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This chapter presents an augmented theory of successful intelligence. Successful intelligence is (1) the ability to formulate, strive for, and, to the extent possible, achieve one’s goals in life, given one’s sociocultural context, (2) by capitalizing on strengths and correcting or compensating for weaknesses (3) in order to adapt to, shape, and select environments (4) through a combination of analytical, creative, and practical abilities. People who are successfully intelligent figure out what life opportunities are available or they can create, and then proceed to optimize on those opportunities. Successfully intelligent people figure out their strengths and weaknesses and then capitalize on the strengths and correct or compensate for their weaknesses.
In this chapter, I review the history of psychological accounts of intelligence in the nineteenth and twentieth centuries. I open with an account of the thinking of Galton and Binet. Although Binet is often viewed as atheoretical, I show this not to be the case at all. I then discuss some of their successors, including Spearman, Thomson, Holzinger, Thurstone, Guilford, Guttman, Burt, Vernon, Cattell, Carroll, and Johnson and Bouchard.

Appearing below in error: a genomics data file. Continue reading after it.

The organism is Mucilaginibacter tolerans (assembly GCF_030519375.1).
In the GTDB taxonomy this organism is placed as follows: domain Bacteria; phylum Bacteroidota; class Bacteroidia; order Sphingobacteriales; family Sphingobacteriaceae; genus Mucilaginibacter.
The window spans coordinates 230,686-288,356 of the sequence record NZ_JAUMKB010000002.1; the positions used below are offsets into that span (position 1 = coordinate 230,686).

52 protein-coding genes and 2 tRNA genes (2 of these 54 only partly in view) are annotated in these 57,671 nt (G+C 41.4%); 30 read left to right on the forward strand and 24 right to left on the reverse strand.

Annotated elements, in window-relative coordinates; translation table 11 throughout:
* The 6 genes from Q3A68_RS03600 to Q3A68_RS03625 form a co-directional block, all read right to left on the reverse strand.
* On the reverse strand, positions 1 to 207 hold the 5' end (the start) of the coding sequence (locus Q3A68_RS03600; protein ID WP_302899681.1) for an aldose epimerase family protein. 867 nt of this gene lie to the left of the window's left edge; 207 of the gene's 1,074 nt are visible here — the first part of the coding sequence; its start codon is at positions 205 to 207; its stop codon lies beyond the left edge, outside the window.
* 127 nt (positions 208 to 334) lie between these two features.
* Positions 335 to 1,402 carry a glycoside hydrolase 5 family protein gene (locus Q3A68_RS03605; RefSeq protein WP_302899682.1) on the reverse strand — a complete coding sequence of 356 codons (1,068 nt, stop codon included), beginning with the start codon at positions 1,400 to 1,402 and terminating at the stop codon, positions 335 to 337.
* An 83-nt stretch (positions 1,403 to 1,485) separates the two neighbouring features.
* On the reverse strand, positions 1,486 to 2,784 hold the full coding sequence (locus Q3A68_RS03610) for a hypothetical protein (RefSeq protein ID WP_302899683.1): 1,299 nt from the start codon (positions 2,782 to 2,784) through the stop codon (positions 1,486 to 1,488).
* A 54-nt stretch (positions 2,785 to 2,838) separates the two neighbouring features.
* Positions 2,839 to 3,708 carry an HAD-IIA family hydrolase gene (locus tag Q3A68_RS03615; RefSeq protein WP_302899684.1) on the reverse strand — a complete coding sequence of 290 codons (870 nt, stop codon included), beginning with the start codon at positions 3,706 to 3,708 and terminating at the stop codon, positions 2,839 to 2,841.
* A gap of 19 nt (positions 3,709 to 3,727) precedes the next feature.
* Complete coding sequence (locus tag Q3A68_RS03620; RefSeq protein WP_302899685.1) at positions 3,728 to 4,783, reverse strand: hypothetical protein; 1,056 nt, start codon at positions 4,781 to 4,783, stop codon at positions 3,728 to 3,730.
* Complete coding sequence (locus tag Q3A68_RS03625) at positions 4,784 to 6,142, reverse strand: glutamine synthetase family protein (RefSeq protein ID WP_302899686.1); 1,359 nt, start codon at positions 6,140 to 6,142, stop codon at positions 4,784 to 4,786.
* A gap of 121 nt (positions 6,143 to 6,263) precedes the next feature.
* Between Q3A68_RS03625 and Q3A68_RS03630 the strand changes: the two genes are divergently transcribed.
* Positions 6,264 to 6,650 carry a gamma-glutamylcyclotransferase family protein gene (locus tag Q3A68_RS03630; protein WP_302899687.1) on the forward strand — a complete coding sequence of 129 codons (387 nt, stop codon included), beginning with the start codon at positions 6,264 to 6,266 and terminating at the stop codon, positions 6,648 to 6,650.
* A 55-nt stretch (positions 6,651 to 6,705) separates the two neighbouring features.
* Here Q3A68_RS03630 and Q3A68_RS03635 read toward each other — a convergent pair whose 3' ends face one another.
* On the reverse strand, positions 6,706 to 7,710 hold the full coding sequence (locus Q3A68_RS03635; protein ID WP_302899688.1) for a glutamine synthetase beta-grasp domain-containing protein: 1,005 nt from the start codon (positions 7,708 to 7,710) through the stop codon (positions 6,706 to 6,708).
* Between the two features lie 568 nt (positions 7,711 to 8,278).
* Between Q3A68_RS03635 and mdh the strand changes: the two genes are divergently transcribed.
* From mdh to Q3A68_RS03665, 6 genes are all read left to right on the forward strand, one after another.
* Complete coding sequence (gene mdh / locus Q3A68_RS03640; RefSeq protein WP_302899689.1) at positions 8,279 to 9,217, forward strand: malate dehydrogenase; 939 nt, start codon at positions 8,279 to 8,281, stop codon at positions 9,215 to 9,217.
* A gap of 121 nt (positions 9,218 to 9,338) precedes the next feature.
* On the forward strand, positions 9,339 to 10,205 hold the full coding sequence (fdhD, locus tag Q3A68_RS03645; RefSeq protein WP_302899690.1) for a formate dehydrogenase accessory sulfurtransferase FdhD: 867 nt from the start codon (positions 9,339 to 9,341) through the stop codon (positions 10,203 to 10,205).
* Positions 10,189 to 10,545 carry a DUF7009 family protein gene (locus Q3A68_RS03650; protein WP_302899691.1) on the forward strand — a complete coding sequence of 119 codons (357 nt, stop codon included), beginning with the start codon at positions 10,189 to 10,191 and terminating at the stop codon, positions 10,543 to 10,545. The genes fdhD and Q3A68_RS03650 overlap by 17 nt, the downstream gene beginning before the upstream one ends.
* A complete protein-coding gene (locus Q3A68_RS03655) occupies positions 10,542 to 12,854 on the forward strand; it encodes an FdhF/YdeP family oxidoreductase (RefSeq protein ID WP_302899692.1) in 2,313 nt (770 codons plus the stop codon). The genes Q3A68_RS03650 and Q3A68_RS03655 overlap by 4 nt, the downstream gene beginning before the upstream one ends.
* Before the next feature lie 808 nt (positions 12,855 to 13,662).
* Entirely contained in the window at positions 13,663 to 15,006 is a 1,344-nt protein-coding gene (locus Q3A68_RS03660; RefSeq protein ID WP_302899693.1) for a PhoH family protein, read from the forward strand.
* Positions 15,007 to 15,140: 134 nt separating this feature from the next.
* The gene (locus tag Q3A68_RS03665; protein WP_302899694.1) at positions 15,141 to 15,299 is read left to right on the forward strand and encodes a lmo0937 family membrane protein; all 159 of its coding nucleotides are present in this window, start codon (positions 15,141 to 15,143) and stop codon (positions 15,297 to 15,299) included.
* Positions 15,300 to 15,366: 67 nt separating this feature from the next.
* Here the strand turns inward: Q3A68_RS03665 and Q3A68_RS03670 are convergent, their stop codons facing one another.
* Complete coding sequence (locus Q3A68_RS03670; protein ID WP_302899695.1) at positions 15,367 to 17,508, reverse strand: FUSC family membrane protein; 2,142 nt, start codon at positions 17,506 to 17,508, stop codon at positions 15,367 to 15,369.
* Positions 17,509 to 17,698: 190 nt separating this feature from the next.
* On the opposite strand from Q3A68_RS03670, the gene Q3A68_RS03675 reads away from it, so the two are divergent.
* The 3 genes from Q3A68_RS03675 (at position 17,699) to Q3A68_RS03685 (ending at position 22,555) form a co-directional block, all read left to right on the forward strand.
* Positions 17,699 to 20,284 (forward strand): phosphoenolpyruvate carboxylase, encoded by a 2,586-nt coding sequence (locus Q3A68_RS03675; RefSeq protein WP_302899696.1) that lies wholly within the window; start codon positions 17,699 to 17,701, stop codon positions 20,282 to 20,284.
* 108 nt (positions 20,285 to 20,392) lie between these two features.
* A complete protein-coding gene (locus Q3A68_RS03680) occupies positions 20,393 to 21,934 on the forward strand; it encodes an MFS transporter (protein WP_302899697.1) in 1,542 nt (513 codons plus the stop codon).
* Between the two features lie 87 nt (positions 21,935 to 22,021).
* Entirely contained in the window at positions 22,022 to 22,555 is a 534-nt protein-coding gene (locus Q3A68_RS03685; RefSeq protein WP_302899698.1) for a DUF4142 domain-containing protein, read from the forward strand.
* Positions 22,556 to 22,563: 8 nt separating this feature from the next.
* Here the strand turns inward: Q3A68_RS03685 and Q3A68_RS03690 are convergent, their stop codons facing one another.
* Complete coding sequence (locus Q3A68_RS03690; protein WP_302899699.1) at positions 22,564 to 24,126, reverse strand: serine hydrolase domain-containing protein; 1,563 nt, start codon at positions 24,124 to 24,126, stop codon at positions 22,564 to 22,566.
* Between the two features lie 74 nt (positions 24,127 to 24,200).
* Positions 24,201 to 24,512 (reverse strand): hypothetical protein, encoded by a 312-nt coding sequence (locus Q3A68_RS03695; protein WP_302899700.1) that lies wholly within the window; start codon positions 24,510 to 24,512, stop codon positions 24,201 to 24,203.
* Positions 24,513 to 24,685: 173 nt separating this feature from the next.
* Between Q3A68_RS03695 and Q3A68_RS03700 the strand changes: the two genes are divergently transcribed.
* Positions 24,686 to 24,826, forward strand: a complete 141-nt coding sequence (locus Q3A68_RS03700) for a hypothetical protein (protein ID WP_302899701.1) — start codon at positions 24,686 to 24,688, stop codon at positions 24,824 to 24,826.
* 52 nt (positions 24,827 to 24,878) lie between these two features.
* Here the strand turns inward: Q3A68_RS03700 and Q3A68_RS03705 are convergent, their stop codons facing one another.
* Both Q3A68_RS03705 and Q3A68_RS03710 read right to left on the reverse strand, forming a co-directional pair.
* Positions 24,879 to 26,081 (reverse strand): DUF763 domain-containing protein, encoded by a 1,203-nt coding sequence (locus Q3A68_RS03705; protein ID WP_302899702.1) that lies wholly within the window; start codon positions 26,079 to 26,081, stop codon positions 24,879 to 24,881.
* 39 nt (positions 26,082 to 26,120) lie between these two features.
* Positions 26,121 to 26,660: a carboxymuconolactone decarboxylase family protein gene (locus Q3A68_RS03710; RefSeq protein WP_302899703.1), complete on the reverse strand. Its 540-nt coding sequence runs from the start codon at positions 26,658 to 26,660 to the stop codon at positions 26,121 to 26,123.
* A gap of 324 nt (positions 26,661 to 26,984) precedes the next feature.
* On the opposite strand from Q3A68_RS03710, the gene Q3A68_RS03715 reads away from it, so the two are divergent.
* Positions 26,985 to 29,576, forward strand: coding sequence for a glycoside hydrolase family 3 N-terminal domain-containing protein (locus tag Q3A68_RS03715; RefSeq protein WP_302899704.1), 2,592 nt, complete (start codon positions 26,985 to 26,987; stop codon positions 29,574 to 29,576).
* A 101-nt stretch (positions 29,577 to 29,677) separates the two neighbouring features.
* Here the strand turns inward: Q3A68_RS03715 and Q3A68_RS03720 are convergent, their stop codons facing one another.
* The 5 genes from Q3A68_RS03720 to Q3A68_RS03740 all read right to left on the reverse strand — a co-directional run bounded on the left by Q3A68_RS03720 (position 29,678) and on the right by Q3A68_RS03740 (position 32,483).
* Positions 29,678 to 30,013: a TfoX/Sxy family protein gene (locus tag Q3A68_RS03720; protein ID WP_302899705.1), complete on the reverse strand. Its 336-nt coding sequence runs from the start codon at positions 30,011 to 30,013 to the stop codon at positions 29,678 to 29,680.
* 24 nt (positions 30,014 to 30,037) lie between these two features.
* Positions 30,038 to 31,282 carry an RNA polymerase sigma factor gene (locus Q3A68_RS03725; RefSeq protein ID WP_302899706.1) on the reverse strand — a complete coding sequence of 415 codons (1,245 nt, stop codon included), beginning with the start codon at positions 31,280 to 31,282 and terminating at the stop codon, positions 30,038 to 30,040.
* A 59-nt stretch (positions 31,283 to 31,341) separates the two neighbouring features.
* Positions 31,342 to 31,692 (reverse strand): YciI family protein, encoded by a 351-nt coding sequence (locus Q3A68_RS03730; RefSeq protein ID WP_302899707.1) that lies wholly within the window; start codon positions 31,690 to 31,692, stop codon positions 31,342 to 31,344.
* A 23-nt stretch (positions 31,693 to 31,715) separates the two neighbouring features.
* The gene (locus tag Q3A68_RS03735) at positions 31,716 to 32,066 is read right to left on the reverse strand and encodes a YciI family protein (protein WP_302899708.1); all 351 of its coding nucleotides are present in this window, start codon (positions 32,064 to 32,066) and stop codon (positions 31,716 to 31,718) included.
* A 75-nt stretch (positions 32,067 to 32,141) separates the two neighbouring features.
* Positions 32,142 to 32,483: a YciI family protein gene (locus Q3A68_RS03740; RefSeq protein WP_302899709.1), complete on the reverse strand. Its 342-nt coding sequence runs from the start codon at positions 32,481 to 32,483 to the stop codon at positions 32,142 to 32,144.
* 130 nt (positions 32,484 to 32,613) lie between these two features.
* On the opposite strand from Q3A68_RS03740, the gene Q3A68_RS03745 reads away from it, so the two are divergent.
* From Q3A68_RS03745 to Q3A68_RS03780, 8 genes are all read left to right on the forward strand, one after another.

Contemporary politics provides numerous examples in which people fail to use critical thinking skills. There are many obstacles to critical thinking including, overconfidence, obsession with fantasies, and disregard for the truth, among others. To help students develop their critical thinking skills, universities need to be sure that critical thinking is being taught and that it is valued. Instructors need to use real-life examples that are relevant to their students’ lives, and teach students to recognize and overcome the many obstacles to critical thinking. Individuals can improve how they think about political issues by listening to diverse viewpoints, becoming informed about political issues, rewarding politicians who compromise to reach a goal, breaking down echo chambers, and valuing evidence-based thinking.